Towards zero-pollution cities

Urban infrastructure transformations can produce resource-efficient, inclusive and healthy cities.
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A compact city limits both urban land expansion and motorized travel with its pollution.
50 per cent: the reduction in energy use in well-designed green buildings.

Air pollution is a global killer and predominantly an urban one. Worldwide, about 7 million premature deaths are associated with indoor and outdoor air pollution by fine particulate matter. Most occur in urban areas where a majority of people now live, breathing air that can cause asthma, respiratory infections, high blood pressure, heart and lung disease, and cancer. Diverse cities – rich, poor, small, large, developed and developing – are reporting airborne levels of these particles that exceed the World Health Organization’s clean air guidelines: some of the most polluted air, and the heaviest toll on human lives, occur in Asia.

End-of-pipe pollution controls are important, and have reduced air pollution in the past, but they alone cannot keep up with urbanization's current massive scale and pace. Eventually, a transformation of urban land, buildings, transportation, energy, water, waste management and food systems will be needed, both to reduce pollution and to sustainably and inclusively support the 6 billion urban dwellers expected by the year 2050.

Such transformation is urgently needed. The 2.5 billion new urban residents expected in Asia and Africa by 2050 require supporting infrastructure in their new cities, while existing cities in advanced economies must repair or replace aging infrastructure. Once put in place, these systems will then last for 40 more years. This presents a once-in-a-lifetime opportunity for infrastructure transformation worldwide. Focusing on inclusive and resource-efficient infrastructure offers win-win strategies that can advance human health and wellbeing by reducing air pollution, in line with Sustainable Development Goal 3. It can also achieve additional Goals related to inequality, clean energy, climate change, sustainable cities and communities, and sustainable production and consumption. Such strategies include:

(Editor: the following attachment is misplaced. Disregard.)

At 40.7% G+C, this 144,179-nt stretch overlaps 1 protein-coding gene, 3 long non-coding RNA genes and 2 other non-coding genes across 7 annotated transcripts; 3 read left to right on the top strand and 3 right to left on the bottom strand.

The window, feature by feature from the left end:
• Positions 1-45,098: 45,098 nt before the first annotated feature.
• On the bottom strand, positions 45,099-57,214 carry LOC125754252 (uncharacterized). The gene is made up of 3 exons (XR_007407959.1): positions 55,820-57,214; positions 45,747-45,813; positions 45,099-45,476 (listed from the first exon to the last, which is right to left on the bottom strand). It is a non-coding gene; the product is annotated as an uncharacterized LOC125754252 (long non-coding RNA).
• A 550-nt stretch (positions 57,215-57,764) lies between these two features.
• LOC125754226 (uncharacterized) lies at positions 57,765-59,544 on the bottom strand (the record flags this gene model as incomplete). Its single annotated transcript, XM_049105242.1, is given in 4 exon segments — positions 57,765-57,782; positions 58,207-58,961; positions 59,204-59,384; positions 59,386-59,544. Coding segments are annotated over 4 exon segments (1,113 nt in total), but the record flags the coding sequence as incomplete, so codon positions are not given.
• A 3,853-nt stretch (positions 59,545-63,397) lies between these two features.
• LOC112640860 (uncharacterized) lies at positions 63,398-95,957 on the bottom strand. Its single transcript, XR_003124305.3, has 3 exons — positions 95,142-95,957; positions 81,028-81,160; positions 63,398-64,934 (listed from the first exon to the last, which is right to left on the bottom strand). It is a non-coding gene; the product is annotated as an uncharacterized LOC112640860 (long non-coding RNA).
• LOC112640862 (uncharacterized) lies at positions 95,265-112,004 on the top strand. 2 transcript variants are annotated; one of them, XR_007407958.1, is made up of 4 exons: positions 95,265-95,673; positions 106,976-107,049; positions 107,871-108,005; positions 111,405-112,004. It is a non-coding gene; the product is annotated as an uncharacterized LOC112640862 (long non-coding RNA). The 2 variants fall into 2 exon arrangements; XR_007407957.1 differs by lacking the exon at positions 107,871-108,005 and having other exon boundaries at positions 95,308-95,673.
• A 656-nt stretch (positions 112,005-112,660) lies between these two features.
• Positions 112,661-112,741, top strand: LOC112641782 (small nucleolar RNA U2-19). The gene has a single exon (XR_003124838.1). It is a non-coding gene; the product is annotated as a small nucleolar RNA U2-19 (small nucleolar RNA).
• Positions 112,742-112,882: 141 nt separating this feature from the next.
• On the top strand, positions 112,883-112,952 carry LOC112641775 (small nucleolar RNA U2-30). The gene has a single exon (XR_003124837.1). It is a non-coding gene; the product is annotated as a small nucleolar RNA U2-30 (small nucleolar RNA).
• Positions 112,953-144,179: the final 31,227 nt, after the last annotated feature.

• Sustainable urban land expansion with inclusive rural-urban interactions. Urban areas worldwide are taking over prime agricultural land (often destroying farmers’ livelihoods), and depleting valuable ecosystem services. Meanwhile, agricultural waste-burning greatly contributes to urban particulate air pollution. New urban-rural arrangements can address these issues systemically. Urban development agencies are coordinating land-pooling programs with farmers to guide urban infrastructure expansions so as to preserve critical ecological functions, while offering rural land-owners a stake. Novel arrangements are converting agricultural crop residues to valuable products – like electricity generated from rice husks – for sale in urban areas, thus preventing uncontrolled crop-waste burning. This reduces air pollution, and improves health, resilience and livelihoods in both rural and urban areas;

• Compact and inclusive urban form. A compact city limits both urban land expansion and motorized travel with its pollution. Compact city planning around the principles of density, diversity of uses, multi-modal design, short distances to transit, and easy access to destinations (primarily jobs), have reduced motorized travel by up to 40 per cent in diverse cities. The urban poor are fully integrated in the city core, rather than being relocated on the periphery, enabling them to walk, cycle or use public transport to access nearby jobs. This has been demonstrated through inclusive approaches for in situ slum rehabilitation in Indian cities. The popularity of car-sharing, the revival of walking and cycling, and the emergence of new smart technologies for on-demand transit, together give hope for achieving resource-efficient and low polluting urban mobility for all;